Womansword is a 30-year-old book re-released as a 30th Anniversary Edition by Stone Bridge Press.
Written by Kittredge Cherry, Womansword describes itself on the book’s cover as: “What Japanese words say about women.”
It certainly does. The book is informative, deep, and even a bit troubling… as I… who often sit here upon my ivory soapbox trump-eting the rights of Japanese women and women in general as something that needs to be respected…
… yet the book maybe me realize I am still a big ape beating his chest in grandeur.
Let’s look at the book’s title - Womansword.
It’s not woman’s word… it’s woman sword… but written like one would write longsword. Womansword. It cuts both ways.
You can poke with it, or you can slice with it. The ancient Greeks liked to slice, the ancient Roman’s preferred to use the sword to poke.
Kittredge does both, reflecting on how Japanese society’s use of words… the word’s themselves… have pigeon-holed women and their place and role in Japanese society.
What’s poignant about the Womansword 30th Anniversary Edition, however, isn’t to detail how much things have changed in 30 years—and yes, there has been some progress—but rather just how much farther Japanese society needs to grow for women to be truly accepted on an equal level in the now-dominated Japanese male society.
Look… I live in Canada now… and while the women’s movement of bra burning turned heads (unshackling themselves) in the 1960s, and legislation coming in in the 1970s about equal pay for equal work, I would have to be completely ignorant to assume that it exists universally across this country.
Even still, 2016 Canada is far better than 1916 Canada, let alone 1976 Canada when it comes to women’s rights in Canada.
But Japan… holy crap…
I was in Japan between 1990-1993… and yes, it’s 26 years ago, but how I saw women being treated back then still largely exists in 2016.
The most annoying thing for me was the subservience of women by men… the expectation that the women would go and get some piping hot o-cha (green tea) when ever a man entered a room.
I worked as an assistant English teacher on the JET (Japan Exchange & Teaching) Programme. And, as much as the foreigner was NOT consider to be equal in societal measures as a Japanese person (discuss amongst yourselves, but it’s probably true in every country in the world, with personal exceptions overruling… religious figure, sports figure, politician, entertainment personality…), I was treated better than the Japanese women.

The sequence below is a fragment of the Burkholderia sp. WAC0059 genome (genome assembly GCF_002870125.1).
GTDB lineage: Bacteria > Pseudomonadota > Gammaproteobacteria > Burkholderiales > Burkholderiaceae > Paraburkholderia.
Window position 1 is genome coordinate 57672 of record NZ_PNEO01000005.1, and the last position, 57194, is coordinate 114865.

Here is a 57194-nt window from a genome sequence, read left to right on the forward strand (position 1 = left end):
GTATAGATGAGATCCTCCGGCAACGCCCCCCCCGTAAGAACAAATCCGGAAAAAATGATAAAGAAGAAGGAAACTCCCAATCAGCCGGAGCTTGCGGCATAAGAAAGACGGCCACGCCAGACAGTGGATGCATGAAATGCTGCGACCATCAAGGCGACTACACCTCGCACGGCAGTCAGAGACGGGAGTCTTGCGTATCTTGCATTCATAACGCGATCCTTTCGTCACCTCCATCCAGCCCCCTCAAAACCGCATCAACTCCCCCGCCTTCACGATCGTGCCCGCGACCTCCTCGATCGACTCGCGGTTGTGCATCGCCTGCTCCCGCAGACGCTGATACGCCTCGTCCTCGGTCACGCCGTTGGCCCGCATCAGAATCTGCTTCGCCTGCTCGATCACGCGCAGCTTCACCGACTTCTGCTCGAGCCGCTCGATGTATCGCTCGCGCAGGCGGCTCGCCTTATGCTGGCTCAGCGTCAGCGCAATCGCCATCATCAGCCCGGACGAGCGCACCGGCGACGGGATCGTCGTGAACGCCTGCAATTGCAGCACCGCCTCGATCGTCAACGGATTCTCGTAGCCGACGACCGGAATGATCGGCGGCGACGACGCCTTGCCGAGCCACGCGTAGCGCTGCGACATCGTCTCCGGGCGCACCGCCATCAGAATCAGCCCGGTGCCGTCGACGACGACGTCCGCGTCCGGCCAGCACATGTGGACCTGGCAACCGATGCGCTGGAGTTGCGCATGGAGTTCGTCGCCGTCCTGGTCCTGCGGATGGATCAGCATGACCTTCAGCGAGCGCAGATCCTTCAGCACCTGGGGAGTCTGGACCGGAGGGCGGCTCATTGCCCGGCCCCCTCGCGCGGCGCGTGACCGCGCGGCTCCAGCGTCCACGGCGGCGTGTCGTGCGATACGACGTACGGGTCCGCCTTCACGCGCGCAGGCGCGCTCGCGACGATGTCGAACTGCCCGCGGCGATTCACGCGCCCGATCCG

I was an assistant teacher. As soon as I, or any male teacher would walk into a school’s teacher’s office, a group of female teachers would get up and prepare a hot cup of o-cha for us. Or as many as was required throughout the course of the day.
Okay… I’m a guest… but aren’t we all equal? Don’t the female teachers get the same pay as their male counterparts? Surely a female physical education teacher makes the same as a male physical education teacher in Japan?
No. I do know that I made a heck of a lot more money than a male Japanese teacher of English who had been working as such for 20+ years. Disgraceful. I don’t even want to know what the female teacher’s make. Besides tea, of course.
Seriously... I can recall walking in once... all the men were chatting about the previous evening sumo tournament, the women were all head down doing teacher's duties - marking of tests, writing out reports, planning out lessons... and as soon as I walked in with another male teacher, the women dropped everything and raced to make us tea.
the sports-chatting men didn't budge... it's not their job.
So... I got up and went to the women making the tea and asked if I could help... the look of horror on their face was telling.
Not only was I - the guest - intruding on their female domain, but I was a man - double whammy.